Global warming is real


#2670

Then go back and read. I’m not here to provide you a remedial education.

Let me give you a hint, look for the discussion about the amplitude of the string’s vibrations.


#2671

Lots of experts in here. It’s nice to see this complicated topic in such capable hands.

I’m sure that each forum expert agrees with the overwhelming scientific consensus of the other experts in climate science out there.

It took time, but it warms my soul to see the deniers come around.


#2672

As you said in another thread just a minute ago, just directly answer the question.

What mechanism is dissipating the guitar strings energy if we take friction out?


#2673

It’s already been answered multiple times, I’m not here to provide you a remedial education.

If you’re too lazy to read the thread I’m not going to repeat it for you.


#2674

Here’s a great excerpt from wiki on energy dissipation of oscillating bodies:

Waves or oscillations, lose energy over time, typically from friction or turbulence. In many cases, the “lost” energy raises the temperature of the system. For example, a wave that loses amplitude is said to dissipate. The precise nature of the effects depends on the nature of the wave: an atmospheric wave, for instance, may dissipate close to the surface due to friction with the land mass, and at higher levels due to radiative cooling.

In a vacuum, the string doesn’t see air friction. It still would see boundary friction effects but if you could remove that I believe the string would oscillate forever.


#2675

Even in a vacuum the string eventually returns to stillness. This has been done and verified many times experimentally.

There is a limited amount of energy imparted to that string which is under constant tension which returns it eventually to an amplitude of zero.

This has been explained to you over, and over again.


#2676

Ok, I searched the Internet and found a physics PhD who says no, it wouldn’t oscillate forever. Luckily he gave the actual reason which makes sense.

The oscillation of the string Induces a compression/tension cycle at the bends of the wire near the ends. Locally this causes heating up and energy will be lost as it flows from hot to cold. Eventually you lose your energy of the vibration.

All right, that makes sense. I must have missed where you posted that detailed explanation. :smile:


#2677

Here’s the link if anyone is interested:

https://www.quora.com/Would-an-isolated-guitar-string-vibrate-forever-in-a-vacuum


#2678

It’s 100% true based on your own statements.

The evidence that supports your theory that our orbit returns to some normal is that we haven’t observed a change in our orbit despite having it periodically perturbed by other objects.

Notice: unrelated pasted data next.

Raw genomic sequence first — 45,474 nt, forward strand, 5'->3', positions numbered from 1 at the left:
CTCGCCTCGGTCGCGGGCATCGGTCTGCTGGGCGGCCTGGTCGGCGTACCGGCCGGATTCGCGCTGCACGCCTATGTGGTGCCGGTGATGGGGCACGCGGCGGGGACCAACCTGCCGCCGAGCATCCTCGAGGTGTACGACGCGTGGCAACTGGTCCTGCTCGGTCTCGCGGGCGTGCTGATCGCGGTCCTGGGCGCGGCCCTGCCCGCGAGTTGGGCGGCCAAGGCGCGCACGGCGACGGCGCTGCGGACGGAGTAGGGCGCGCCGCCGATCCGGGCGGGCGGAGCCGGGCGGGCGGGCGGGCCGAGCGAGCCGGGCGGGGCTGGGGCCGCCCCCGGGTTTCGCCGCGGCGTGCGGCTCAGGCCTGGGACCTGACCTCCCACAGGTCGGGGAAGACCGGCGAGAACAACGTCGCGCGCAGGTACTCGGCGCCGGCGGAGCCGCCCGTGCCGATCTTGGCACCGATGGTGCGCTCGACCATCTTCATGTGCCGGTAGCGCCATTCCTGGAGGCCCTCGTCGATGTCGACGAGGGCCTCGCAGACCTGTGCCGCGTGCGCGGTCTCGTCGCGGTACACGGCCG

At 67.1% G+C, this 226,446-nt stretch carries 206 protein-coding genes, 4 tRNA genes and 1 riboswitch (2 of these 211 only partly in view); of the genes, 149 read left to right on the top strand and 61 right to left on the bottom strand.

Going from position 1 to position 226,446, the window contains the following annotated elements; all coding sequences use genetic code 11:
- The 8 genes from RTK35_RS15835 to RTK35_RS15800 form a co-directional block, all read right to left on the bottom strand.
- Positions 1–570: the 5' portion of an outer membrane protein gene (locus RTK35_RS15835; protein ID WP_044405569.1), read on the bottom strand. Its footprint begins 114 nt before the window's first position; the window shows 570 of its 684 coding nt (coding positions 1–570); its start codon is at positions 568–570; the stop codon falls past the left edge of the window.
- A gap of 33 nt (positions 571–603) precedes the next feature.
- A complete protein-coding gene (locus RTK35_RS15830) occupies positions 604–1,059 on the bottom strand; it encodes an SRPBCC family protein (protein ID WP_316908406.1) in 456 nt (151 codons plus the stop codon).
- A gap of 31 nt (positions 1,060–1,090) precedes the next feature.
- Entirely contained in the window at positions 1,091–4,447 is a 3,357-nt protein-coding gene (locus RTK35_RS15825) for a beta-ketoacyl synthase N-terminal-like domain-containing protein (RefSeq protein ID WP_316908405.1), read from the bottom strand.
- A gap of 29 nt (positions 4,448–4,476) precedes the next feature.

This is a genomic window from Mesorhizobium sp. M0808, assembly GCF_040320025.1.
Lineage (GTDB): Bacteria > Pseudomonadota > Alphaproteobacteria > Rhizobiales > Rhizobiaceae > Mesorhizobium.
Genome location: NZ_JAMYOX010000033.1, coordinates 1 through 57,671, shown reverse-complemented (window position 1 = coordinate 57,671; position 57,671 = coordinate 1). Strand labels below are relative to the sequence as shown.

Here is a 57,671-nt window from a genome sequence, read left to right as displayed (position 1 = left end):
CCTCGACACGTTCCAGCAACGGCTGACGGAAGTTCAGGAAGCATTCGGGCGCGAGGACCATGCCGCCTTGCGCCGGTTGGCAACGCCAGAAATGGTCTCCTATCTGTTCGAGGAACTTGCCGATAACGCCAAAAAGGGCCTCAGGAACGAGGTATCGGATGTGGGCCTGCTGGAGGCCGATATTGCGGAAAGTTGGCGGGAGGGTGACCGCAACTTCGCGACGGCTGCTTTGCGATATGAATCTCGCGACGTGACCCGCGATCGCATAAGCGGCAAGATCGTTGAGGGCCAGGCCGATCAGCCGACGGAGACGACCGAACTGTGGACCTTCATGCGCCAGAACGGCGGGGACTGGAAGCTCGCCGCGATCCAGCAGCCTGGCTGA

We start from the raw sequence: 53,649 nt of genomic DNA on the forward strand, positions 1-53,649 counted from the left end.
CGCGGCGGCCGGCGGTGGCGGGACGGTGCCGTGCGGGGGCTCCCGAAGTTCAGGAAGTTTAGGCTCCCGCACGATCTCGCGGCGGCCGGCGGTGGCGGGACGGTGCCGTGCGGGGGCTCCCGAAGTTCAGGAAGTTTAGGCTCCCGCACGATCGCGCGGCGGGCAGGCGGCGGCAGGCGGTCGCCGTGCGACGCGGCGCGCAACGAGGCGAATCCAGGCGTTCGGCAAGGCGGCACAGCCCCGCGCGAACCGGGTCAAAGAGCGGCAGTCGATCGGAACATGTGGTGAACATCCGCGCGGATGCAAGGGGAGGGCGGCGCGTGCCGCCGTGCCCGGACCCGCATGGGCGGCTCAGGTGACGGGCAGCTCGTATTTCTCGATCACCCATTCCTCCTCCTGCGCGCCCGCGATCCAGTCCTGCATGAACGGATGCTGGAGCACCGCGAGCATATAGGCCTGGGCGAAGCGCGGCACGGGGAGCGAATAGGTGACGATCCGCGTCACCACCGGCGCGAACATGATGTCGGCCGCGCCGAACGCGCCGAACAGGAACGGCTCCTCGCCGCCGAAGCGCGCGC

That would require we have been able to observe the perturbations in the first place.


#2679

You just keep making it up when you obviously know better.

You don’t have to measure an effect to observe it and know it occurred.

The math tells us that any object that with gravity that interacts with us affects our orbit which you even admitted until you saw it was hurting your argument.

When you have an honest, fact based argument to make by all means do so, it will be a refreshing change.


#2680

You keep hiding from the weakness in your argument by playing semantics, so I guess I have to play along.

Has there ever been any alteration in our orbit caued by one of these objects to a degree that we’ve been able to observe in hunanity’s history?


#2682

I’m not hiding anything, you keep making false claims about what I’ve said and I merely call you on them. They are all documented above.

Observe? Yes, Measure no, physics tells us whether they are observed measured, or go unnoticed every object interaction with our gravity affects our orbit to varying degrees, which you even admitted until like many other things you realized that the truth would not support or help your arguments.


#2683

No it doesn’t. We’re talking hypothetically about an NEO changing Earth’s orbit, not about when the Moon was created.


#2684

Okay. Great. Can you name one time when we’ve observed a modification of our orbit that somehow “reverted” back to normal.


#2685

You brought up the creation of the moon (4 billion years ago) as an example.


#2686

No and none is required.

We know the objects pass us, we know their gravity affects our orbit, yet we also know that in spite of them we can document back as far as 75,000 years that our orbit has remained relatively stably throughout the long term.

The only way that is possible is that after those objects pass us we return eventually to the same predicable, observed, orbital cycle.

We can document even more accurately recent history, and predict our position accurately at any point in the future absent some new force changing the equilibrium of the entire system.


#2687

If you are responding to me, please stick with what I have said, not what someone else said.


#2688

The funny part is that he admitted over a thousand posts ago that it’s quite possible NEO’s have affected our orbit and climate in the past but still won’t give up attempting to discredit the theory because I’m the one who initially posited it.

He just can’t let it go because he’s so desperate to find some way to show me to be wrong.

Pretty pathetic.


#2689

You didn’t read the post did you. I said IF that object had not collided with Earth it would have changed our orbit. (It most likely changed our obit when it collided too, but that’s a different discussion.) It’s no wonder you are so easily confused.


#2690

he lost the plot about 2,000 posts ago and ans been wondering agrily and blindly through the tread since.